Kathy Lare has over 30 years of experience in Scottish kiltmaking. What started as the sewing of a piece of tartan, given by to her by her Highland dance instructor, Beulah Macpherson, into her first kilted skirt has turned into a full time thriving business. "I never planned anything of this magnitude when I first started!", she began. Olive MacCaskill Bell, long active in the Tartan Educational Cultural Association (TECA), encouraged her to get started in a business that few attempt to start in this unique trade. Olive then introduced her to Mae Livermore, the Stone Mountain, Georgia kiltmaker. Mae, originally from Culloden Moor, Scotland, was a great help in the beginning, being herself self-taught in the trade. Back then we all used the book "The Making of the Scottish Kilt" by Janet Ferguson Leslie Cannonito. Mae's advise to her was to never develope an ego about being a kiltmaker, keep it humble.
Invitation to the School...
Kathy began to order so much tartan from the mills in Scotland that she caught the attention of Master Kiltmaker Robert McBain of the Keith Kilt School. Employed by the Scottish Tartans Authority, McBain sent an invitation to her to attend the kilt school, in the mill town of Keith, Scotland, the only school for kiltmaking in the world. The Master Kiltmaker was the former kiltmaker for the Scottish Regiment the Gordon Highlanders, and the only certified teacher qualified to train for the Scottish Vocation Educational Council (SCOTVEC) award, now the Scottish Qualifications Authority (SQA). She is the only American to attain the SQA Award in 'Traditional Handcraft and Kilt Making Skills' and 'The Professional Developement Award'. Returning to Scotland in 1999 she studied the unique crafting of the 'Military Box Pleated Kilt' of the Scottish regiments and achieved an award in 'Traditional Handcraft Kilt Manufacturing'.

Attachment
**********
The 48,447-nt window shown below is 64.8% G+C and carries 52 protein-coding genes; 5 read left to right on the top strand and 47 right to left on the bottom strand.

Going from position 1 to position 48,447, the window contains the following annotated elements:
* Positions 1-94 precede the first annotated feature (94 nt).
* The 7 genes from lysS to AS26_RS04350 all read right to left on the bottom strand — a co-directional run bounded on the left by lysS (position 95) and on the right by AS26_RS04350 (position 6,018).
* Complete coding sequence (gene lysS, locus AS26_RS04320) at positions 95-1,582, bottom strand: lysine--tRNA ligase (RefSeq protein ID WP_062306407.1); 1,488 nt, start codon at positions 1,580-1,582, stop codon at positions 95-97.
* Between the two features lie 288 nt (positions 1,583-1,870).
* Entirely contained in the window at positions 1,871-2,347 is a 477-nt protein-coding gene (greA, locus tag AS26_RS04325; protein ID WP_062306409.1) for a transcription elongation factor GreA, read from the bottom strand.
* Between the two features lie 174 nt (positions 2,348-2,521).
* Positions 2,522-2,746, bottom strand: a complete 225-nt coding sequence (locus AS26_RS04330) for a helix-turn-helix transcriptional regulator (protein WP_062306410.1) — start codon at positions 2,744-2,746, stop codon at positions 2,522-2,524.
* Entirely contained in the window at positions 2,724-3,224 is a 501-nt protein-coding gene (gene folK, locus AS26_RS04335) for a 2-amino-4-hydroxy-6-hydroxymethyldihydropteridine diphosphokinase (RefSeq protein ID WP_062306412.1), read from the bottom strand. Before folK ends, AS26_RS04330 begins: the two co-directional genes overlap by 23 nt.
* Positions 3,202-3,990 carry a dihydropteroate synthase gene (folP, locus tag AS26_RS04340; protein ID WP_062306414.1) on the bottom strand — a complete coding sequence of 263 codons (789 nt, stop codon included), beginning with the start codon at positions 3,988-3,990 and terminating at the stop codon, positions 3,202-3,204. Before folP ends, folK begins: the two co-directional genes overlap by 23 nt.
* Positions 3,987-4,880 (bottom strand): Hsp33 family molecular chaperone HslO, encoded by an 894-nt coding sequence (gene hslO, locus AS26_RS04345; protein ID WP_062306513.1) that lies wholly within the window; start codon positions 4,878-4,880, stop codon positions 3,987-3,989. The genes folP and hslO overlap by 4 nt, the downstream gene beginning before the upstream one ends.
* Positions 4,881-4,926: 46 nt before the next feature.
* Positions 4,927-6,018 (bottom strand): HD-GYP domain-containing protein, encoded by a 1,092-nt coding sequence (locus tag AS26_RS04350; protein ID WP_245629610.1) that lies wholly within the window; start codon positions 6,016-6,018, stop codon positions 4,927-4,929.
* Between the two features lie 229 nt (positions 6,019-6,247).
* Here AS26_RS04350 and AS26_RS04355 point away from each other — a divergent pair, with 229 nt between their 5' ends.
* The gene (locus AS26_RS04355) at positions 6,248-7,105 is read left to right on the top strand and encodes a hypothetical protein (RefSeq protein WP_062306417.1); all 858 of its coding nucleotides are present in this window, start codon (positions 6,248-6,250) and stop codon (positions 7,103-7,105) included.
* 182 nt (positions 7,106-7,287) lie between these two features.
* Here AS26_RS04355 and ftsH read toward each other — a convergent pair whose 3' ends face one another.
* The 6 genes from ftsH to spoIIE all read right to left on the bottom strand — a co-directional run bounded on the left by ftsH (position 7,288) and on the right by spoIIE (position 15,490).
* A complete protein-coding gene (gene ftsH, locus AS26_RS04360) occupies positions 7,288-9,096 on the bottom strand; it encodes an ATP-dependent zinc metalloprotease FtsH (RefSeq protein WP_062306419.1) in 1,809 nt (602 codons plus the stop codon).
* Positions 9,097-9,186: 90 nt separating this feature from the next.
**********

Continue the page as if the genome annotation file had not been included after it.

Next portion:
One of two military Master Kiltmakers, Robert McBain was ahead of his time in the ingenious work he put into this course and over 100 kiltmakers have graduated under his instruction. When the school began articles came out in the papers that the "secrets were out". The students and members of the Guild do explain their techniques with the customer. "We don't use any pins but baste everything, wax our threads which are all cotton British or German threads, tack down canvas linings on the over and under aprons and lift the pleats so your finger can't fit through. Rob also changed the direction I sewed the pleats."
Kathy at the Kilt School
She now has a full-time business operating from her shop in Albuquerque, New Mexico, in a community enriched with the many cultures of the Southwest. The only foreign member of the Traditional Kiltmaker's Guild of Scotland, she shares a unique trade with other kiltmakers who have graduated from the Keith Kilt School and will be able to use their quality label in her kilts. Kathy has developed a unique bond with the Scottish kiltmakers stating, "They have become some of my best friends! It's not an easy profession requiring endless patience. Each kilt requires about 3,000 hand stitches and around 16 hours of work. It's all down to mathematics as you have to calculate the measurements to fit the tartan for each individual!"
Keith Kilt School Keith, Scotland
Kathy Lare Kiltmaker
P.O. Box 50215
Albuquerque, New Mexico